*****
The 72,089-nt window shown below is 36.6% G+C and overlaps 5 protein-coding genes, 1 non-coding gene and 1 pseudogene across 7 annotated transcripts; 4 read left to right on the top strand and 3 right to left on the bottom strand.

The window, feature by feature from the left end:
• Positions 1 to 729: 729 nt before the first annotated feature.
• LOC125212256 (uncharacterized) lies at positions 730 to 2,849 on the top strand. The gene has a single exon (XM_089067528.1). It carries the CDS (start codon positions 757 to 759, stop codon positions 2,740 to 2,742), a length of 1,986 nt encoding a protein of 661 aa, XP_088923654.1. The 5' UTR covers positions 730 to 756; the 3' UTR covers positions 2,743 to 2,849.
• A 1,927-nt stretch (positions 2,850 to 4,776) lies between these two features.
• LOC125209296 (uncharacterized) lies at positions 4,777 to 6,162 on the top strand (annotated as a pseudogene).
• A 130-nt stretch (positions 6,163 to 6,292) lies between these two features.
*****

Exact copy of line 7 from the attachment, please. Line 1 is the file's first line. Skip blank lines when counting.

• A 130-nt stretch (positions 6,163 to 6,292) lies between these two features.